The similarity of most of this to rhetoric that had been uttered by the now-fading Dean for much of the previous six months could be regarded as coincidental. There was consensus among Democrats on these themes, after all -- even if the Truman reference arched close indeed to the "Give 'Em Hell" stump speech favored by Dean during his now-crested rise to national celebrity.
Another argument for borrowing was harder to refute. Like any speaker, Dean had had his inimitable tics -- like his serial invocation of countries which, unlike the United States, provide universal health care. The list, which included, inter alia, "the Dutch, the French, the British, the Belgians," etc., would inevitably conclude with the capper: "Even Costa Rica has a national health-care system." (Dean's audiences had taken to rhythmic foot stomping in anticipation of his mention of the tiny Central American nation.")
Kerry had, no doubt wisely, left the Costa Rica reference to its originator, but he had suddenly found room in his speeches for another idiosyncratic Dean nugget, the lament that the United States, under Bush, had not availed itself of its treaty rights to purchase leftover (and potentially lethal) uranium stocks from Russia after the breakup of the Soviet Union.
None of this invalidated the new appeal of Kerry, of course -- since ultimate nominees have a license, even an obligation, to represent the spectrum of their parties. And, as MarDee Xifaras, an ebullient New Hampshire supporter of Kerry's, had put it: "Date a Dean, marry a Kerry." The looming cragginess that had been vaguely off-putting for much of last year had suddenly come to seem appropriately rugged, even Rushmorean, especially now that the candidate had retooled his speaking and campaigning styles, making the former leaner and less sonorous and achieving a remarkable folksiness in the latter.
Flyer online columnist Cheri DelBrocco, who had an opportunity to observe Kerry in New Hampshire, was struck with the attention -- and warmth -- the candidate lavished on one voter, a woman who had tugged on the senator at the rope line following a speech, telling him of a family casualty in Iraq.
Insiders in the Kerry campaign attribute the sea change in their man almost entirely to the influence of Mary Beth Cahill, an operative schooled in the service of Kerry's Massachusetts Senate colleague, Ted Kennedy. Cahill had replaced Kerry's own former chief aide, Jim Jordan, in November, and in a conclave of Kerry campaign staffers in December had put it to them bluntly, "We can't make a single mistake in January."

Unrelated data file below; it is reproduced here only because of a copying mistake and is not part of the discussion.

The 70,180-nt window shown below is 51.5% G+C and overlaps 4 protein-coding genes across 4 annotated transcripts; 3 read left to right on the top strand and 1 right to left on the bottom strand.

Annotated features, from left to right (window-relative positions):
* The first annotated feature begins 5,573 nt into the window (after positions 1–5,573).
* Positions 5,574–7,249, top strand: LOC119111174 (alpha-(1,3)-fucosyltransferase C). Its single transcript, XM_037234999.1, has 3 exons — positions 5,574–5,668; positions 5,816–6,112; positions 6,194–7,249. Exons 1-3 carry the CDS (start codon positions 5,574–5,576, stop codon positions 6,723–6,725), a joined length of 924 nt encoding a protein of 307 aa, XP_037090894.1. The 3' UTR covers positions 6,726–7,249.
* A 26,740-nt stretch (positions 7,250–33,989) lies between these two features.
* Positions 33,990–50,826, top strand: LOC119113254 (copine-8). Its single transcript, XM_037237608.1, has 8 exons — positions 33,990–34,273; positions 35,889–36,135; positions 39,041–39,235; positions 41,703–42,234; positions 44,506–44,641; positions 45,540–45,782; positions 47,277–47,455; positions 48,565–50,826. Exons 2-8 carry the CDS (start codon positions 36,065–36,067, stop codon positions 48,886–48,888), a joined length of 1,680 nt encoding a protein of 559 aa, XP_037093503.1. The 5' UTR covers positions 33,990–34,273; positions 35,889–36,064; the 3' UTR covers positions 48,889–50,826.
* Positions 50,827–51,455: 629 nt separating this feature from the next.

They -- and Kerry -- didn't. And the gods gave them luck. "The perfect storm," Memphian David Cocke would call it, as he and other local supporters of Kerry prepared for a Tuesday night election-watch party at the home of Memphian Kerry Fullmer, the senator's first cousin, once removed. Up for grabs this week were delegates in South Carolina, Missouri, Delaware, New Mexico, Arizona, North Dakota, and Oklahoma. Only in Oklahoma, where retired NATO commander Wesley Clark, might win, and South Carolina, home of Senator John Edwards, another aspirant, was Kerry's lead in doubt.
Though both Ohio congressman Dennis Kucinich and Connecticut senator Joseph Lieberman were technically still in the race, only Clark and Edwards had a chance to block Kerry's march in the short run. And those hopes were almost as long-odds as those of Dean, who was trying desperately to retool for a comeback in later states.
As candidates, both Clark and Edwards had much to commend them. The general -- who had earlier picked up the support of numerous influential Tennesseans (including aides to Governor Phil Bredesen) as a potential alternative to the then ascendant Dean -- now dangled perilously on the cusp of irrelevance.
Adding to Clark's predicament was the fact that his unflattering performance in a couple of recent debates -- notably one in New Hampshire -- had been seen everywhere, while his bravado speeches -- extraordinarily energized and encapsulating an impressive variety of Democratic Party shibboleths -- had been observed only by those who attended the general's barn-burning speeches in the primary states.
Clark's decision to pass up Iowa may in the long run have been the single greatest mistake of the primary season. If circumstances -- say, even a modest stalling of the Kerry bandwagon -- were to somehow allow him an attentive national audience, voters might yet get to contemplate a candidate with a stretch that was arguably even greater than Kerry's -- from wartime valor like the senator's on one end of the stick to the most libertarian of appeals for tolerance of diversity on the other.